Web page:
Saturday, April 25, 2009

Agent Orange woman writes Obama

Citing herself as a living evidence of the terrible impacts of dioxin during the Vietnam War, Tran Thi Hoan, 23, who is missing two legs to her knees and her left hand, has written a letter to US President Barack Obama.

Hoan and her small corner at Hoa Binh Village, HCM City.

Hoan is a second-year student at the HCM City University of Foreign Languages and Information Technology (HUFLIT). She told VNExpress online newspaper that she wrote to President Obama a month ago, after the US Supreme Court once again rejected the petition of the Vietnam Association for Victims of Agent Orange/Dioxin (VAVA).

Dang Hong Nhut, the chief of HCM City Association for Victims of AO/Dioxin Office, said that Hoan’s letter was translated by a US-based relief association for Agent Orange victims and sent to the US President. An Agent Orange victim herself, Nhut didn’t have high hopes, but she said that at the least, the letter will supply the US President more reliable information about Agent Orange victims in Vietnam.

“It is very sad because once again, the voice of Vietnamese people who became disabled because of dioxin was ignored. I decided to write the letter when by chance I read on the internet a letter Obama sent to his daughters, in which he expressed his hope that all children in the world might be happy. I thought that he is sentimental, so I wrote the letter,” Hoan said.

Hoan said in September 2008, she and Dang Hong Nhat, the chief of the HCM City Association for Victims of Agent Orange/Dioxin Office, went to the US. After meetings with American lawyers, veterans and intellectuals, Hoan was convinced that many people in the US still pay attention to Vietnamese Agent Orange victims.
“At that time, I placed hope in the petition to the US Supreme Court, but finally it was refused,” she added. She was disappointed but she didn’t give up. Hoan said her letter to Obama expresses her innermost feelings. “I hope he will spend some time to read and think about Vietnamese Agent Orange victims,” Hoan said.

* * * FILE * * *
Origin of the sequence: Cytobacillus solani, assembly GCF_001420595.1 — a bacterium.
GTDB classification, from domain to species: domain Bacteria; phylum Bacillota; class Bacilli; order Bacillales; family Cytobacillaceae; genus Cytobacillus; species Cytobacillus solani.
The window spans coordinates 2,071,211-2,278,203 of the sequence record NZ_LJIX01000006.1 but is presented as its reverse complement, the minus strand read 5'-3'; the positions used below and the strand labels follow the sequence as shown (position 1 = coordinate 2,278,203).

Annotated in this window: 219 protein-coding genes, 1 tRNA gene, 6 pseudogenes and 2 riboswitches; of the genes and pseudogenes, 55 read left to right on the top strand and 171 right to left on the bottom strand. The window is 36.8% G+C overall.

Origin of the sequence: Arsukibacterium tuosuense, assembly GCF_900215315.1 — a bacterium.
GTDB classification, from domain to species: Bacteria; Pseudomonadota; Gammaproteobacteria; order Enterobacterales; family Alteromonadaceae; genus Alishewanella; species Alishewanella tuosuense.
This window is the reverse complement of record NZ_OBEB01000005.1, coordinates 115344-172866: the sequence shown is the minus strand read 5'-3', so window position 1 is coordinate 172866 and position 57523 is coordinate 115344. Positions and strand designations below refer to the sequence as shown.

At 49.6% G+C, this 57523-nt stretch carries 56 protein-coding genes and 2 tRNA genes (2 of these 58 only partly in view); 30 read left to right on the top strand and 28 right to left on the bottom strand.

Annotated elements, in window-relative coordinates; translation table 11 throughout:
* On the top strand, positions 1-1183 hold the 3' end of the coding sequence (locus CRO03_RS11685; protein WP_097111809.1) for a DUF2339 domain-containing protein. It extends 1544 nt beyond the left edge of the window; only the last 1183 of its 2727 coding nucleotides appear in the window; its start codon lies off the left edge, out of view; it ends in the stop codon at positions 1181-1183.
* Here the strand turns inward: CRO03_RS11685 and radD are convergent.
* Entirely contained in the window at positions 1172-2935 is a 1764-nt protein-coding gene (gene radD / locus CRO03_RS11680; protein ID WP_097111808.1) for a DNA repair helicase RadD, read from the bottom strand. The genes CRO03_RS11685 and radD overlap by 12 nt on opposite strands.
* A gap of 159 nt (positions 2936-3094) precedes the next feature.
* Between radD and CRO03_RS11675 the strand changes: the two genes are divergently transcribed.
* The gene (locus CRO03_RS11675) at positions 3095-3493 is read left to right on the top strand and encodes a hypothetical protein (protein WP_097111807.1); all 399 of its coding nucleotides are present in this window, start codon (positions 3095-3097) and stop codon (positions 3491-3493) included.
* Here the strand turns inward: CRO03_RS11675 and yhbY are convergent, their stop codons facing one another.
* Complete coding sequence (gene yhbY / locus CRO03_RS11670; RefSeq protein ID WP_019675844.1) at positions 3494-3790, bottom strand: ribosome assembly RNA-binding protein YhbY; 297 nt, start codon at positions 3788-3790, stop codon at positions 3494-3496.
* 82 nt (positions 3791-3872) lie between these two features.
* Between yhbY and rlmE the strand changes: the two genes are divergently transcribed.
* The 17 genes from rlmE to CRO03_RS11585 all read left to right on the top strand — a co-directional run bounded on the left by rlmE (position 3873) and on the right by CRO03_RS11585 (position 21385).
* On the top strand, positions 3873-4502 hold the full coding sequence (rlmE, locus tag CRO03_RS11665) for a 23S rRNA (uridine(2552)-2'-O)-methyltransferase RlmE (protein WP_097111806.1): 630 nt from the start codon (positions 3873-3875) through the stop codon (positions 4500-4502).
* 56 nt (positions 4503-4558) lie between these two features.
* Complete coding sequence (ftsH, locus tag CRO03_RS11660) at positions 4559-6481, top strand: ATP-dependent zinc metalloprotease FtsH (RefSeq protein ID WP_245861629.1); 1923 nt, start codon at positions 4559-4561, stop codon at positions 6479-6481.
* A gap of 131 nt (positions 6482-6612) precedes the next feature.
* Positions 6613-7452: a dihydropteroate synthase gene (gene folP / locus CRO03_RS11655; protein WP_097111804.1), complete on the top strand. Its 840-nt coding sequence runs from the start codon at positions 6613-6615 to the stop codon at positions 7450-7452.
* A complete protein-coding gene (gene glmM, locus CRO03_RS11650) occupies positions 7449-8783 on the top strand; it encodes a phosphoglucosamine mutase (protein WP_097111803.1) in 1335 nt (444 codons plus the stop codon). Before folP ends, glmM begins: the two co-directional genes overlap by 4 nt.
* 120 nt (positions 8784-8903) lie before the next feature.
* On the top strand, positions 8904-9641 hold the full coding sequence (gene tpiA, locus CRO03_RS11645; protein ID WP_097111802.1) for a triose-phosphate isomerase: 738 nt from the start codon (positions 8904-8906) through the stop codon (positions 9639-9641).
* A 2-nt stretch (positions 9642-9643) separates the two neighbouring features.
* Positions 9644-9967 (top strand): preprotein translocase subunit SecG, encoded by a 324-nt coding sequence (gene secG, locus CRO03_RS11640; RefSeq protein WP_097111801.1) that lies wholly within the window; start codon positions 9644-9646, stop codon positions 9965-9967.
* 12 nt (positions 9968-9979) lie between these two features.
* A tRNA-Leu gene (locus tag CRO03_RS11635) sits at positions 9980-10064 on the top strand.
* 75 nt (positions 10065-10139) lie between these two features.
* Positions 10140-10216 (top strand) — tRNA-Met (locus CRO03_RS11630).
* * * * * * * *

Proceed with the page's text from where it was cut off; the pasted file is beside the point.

Hoan has been living in the Hoa Binh (Peace) Village, ran by the HCM City-based Tu Du Obstetrics Hospital, since she was 6. Her parents are farmers in Binh Thuan province. Her six brothers and sisters show no effects of dioxin poisoning, but, Hoan says, there are many other disabled children in her home village.
Because of her handicaps, when she reached school age, Hoan was not admitted by local schools. Luckily, someone advised Hoan’s parents to bring her to Hoa Binh Village, where the disabled child was accepted and where she has now lived for 17 years.
“After school hours, I help others to take care of kids living in the village,” Hoan said. In Hoa Binh Village, there are dozens of disabled children who are second, third and even fourth generation Agent Orange victims. Inside bodies handicapped by dioxin, their hearts still beat stronger than ever.
Hoan said she has been luckier than many other Agent Orange victims, and still hopes her small letter will reach President Obama.
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